The Wyoming Game and Fish Department on Tuesday confirmed the presence of Chronic Wasting Disease in three Wyoming deer.

According to a department news release, a doe mule deer was found dead near Thayne in hunt area 145. The department sent it to the Wildlife Health Laboratory in Laramie, where the deer tested positive for Chronic Wasting Disease.

Two mule deer near Cody also came back positive for CWD in a just-completed round of testing. The department says one of the deer was found dead east of Wapiti in deer hunt area 111, while the other was found within the Cody city limits in deer area 113 exhibiting signs of illness.

The three deer represent new deer hunt areas in which deer have tested positive for CWD. Since 2003, the department has collected over 2,600 CWD samples in and adjacent to deer hunt areas 111 and 113.

“Seeing a deer test positive for CWD west of the continental divide again is concerning,” said Deputy Chief of the Wildlife Division Scott Edberg. “We have tested thousands of deer, elk and moose in this area and have not seen a positive for many years. Game and Fish will look closely at this case to see if we can gain additional information and will continue to monitor aggressively in the area.”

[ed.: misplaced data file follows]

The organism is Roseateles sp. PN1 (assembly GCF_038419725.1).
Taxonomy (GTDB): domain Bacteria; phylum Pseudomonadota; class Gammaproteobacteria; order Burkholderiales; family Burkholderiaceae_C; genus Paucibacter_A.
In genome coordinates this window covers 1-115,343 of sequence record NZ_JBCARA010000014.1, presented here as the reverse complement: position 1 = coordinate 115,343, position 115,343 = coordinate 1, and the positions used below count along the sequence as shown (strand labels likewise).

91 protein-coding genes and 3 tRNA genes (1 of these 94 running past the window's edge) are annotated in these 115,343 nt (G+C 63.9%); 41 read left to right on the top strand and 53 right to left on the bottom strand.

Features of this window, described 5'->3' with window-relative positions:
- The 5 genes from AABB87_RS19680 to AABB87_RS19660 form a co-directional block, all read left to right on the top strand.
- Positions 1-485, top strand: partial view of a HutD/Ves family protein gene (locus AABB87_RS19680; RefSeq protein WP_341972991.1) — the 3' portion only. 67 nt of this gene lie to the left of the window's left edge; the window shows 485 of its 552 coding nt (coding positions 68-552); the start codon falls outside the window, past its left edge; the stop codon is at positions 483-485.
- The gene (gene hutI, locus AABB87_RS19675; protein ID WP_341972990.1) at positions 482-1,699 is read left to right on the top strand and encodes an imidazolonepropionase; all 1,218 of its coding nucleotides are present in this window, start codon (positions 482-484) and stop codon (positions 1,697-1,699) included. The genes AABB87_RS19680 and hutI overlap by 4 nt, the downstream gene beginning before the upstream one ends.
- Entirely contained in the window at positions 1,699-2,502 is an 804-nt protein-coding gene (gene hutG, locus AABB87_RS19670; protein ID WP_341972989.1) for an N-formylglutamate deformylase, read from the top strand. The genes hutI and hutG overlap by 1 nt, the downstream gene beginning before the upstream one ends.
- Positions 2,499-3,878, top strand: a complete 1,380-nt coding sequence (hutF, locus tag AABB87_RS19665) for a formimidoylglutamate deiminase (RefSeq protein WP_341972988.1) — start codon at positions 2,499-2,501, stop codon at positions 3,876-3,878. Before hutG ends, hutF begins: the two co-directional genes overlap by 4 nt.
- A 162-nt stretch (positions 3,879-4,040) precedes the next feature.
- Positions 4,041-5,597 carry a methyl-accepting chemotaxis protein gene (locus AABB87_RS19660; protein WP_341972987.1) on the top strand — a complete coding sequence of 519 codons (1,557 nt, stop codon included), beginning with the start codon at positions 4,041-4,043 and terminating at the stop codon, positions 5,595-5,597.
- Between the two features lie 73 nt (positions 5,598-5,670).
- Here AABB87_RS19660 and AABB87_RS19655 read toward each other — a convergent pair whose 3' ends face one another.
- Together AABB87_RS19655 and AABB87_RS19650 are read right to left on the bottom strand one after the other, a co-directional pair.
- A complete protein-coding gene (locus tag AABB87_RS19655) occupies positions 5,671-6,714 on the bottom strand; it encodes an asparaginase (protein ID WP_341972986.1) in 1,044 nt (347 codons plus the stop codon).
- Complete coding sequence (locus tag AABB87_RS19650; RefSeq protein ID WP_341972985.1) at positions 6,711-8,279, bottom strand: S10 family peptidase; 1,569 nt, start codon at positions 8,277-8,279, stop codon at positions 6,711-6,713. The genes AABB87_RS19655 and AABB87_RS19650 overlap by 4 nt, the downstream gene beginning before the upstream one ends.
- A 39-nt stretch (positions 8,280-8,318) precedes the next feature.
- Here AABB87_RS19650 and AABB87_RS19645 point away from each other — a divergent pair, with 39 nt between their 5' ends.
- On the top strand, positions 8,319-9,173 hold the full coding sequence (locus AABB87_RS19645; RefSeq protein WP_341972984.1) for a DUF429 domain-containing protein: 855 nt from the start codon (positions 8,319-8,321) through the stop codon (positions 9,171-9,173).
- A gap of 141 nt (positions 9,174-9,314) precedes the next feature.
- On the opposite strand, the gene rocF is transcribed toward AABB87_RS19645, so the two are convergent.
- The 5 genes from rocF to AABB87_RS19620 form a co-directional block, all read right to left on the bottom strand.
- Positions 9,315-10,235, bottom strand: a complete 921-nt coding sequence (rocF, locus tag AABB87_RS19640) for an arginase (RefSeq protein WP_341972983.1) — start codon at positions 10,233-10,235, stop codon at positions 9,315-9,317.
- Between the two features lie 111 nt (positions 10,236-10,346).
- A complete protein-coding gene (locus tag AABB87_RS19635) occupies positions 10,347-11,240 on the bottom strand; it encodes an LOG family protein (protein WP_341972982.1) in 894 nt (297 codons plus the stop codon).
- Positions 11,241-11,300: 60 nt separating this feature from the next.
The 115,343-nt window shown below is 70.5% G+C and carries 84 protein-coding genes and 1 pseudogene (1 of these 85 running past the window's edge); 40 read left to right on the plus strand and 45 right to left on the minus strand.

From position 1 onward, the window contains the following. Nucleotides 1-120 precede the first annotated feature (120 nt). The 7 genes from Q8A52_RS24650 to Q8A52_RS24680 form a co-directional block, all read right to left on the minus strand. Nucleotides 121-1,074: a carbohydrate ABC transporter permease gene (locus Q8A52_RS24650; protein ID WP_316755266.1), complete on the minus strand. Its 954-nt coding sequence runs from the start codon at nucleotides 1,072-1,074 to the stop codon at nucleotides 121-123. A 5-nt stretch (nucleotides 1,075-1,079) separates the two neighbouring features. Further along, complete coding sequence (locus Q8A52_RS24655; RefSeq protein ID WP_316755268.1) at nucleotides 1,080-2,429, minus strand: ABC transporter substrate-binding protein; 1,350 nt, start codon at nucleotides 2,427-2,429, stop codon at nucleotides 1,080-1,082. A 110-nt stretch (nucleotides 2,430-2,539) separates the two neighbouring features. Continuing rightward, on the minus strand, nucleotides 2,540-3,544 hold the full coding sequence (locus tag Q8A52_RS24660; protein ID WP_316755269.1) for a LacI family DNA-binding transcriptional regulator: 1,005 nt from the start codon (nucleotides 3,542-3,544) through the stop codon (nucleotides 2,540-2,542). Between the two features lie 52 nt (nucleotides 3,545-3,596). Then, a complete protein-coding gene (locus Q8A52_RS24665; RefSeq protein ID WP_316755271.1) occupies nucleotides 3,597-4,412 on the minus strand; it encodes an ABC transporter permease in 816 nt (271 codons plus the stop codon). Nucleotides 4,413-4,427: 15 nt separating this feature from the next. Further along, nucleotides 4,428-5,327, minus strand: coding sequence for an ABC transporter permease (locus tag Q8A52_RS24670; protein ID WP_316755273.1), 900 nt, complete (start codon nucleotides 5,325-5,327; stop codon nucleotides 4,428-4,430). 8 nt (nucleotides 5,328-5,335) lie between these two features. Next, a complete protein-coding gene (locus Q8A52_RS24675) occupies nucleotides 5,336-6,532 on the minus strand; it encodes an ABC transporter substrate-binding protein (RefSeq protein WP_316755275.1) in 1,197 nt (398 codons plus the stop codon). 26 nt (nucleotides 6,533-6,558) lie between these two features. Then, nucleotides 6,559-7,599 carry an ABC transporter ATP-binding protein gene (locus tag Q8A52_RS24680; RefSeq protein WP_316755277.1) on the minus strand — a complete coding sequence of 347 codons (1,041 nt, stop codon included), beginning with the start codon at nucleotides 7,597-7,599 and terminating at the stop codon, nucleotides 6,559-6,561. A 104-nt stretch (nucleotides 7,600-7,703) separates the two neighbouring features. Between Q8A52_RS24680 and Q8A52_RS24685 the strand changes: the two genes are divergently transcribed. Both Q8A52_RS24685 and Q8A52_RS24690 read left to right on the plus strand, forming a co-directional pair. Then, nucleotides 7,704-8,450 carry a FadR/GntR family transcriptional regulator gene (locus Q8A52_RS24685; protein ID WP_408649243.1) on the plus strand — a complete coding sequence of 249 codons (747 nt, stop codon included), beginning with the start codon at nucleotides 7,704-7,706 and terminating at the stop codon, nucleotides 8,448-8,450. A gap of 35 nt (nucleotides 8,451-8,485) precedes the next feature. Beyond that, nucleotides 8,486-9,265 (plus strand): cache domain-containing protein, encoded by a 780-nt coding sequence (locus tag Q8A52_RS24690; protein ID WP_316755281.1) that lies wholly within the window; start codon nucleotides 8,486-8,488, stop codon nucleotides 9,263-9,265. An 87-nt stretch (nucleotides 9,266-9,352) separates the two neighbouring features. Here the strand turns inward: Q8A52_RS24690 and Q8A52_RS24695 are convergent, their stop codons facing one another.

The department has sampled over 2,400 animals for the disease in and adjacent to deer hunt area 145 since 2003. West of the continental divide, a moose tested positive in Star Valley in 2008 and three mule deer within the city limits of Green River tested positive in 2012.

Wyoming wildlife test positive for the disease each year. See a map of last year's testing results here.

The department recently updated its CWD management strategy and was directed by the Wyoming Game and Fish Commission to bolster efforts to manage the fatal disease.

“Game and Fish is always concerned about seeing CWD spread. We have a very active monitoring program and finding these infected deer shows the program is effective. The challenge now is to build on work to slow the transmission of CWD,” says Edberg. “Game and Fish is moving ahead with developing strategies for building on CWD management, surveillance and research.”

“We thank all of the people who keep an eye out for wildlife exhibiting signs of illness. Removing those animals is one way we know can help slow the spread of diseases like CWD,” says Edberg. “Please call Game and Fish if you see any animal that seems sick or dying.”

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